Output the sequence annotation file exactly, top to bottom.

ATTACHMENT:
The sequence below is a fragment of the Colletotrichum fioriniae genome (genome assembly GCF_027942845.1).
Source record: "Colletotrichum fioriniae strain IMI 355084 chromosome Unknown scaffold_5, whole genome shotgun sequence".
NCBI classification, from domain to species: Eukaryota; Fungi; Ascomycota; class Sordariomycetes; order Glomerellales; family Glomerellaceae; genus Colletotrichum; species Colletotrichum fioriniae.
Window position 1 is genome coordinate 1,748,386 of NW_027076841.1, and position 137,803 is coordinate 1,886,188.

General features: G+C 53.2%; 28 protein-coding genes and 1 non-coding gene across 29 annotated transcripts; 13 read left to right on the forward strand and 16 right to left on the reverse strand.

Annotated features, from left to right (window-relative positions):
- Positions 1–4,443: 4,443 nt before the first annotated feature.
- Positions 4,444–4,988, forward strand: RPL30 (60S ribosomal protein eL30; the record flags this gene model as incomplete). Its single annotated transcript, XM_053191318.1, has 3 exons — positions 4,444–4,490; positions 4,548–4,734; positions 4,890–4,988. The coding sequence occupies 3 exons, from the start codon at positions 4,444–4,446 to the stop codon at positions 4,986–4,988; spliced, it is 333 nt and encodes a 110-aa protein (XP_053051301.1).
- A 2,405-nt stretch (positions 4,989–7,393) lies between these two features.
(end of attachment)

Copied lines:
The sequence below is a fragment of the Colletotrichum fioriniae genome (genome assembly GCF_027942845.1).
Source record: "Colletotrichum fioriniae strain IMI 355084 chromosome Unknown scaffold_5, whole genome shotgun sequence".
NCBI classification, from domain to species: Eukaryota; Fungi; Ascomycota; class Sordariomycetes; order Glomerellales; family Glomerellaceae; genus Colletotrichum; species Colletotrichum fioriniae.
Window position 1 is genome coordinate 1,748,386 of NW_027076841.1, and position 137,803 is coordinate 1,886,188.

General features: G+C 53.2%; 28 protein-coding genes and 1 non-coding gene across 29 annotated transcripts; 13 read left to right on the forward strand and 16 right to left on the reverse strand.

Annotated features, from left to right (window-relative positions):
- Positions 1–4,443: 4,443 nt before the first annotated feature.
- Positions 4,444–4,988, forward strand: RPL30 (60S ribosomal protein eL30; the record flags this gene model as incomplete). Its single annotated transcript, XM_053191318.1, has 3 exons — positions 4,444–4,490; positions 4,548–4,734; positions 4,890–4,988. The coding sequence occupies 3 exons, from the start codon at positions 4,444–4,446 to the stop codon at positions 4,986–4,988; spliced, it is 333 nt and encodes a 110-aa protein (XP_053051301.1).
- A 2,405-nt stretch (positions 4,989–7,393) lies between these two features.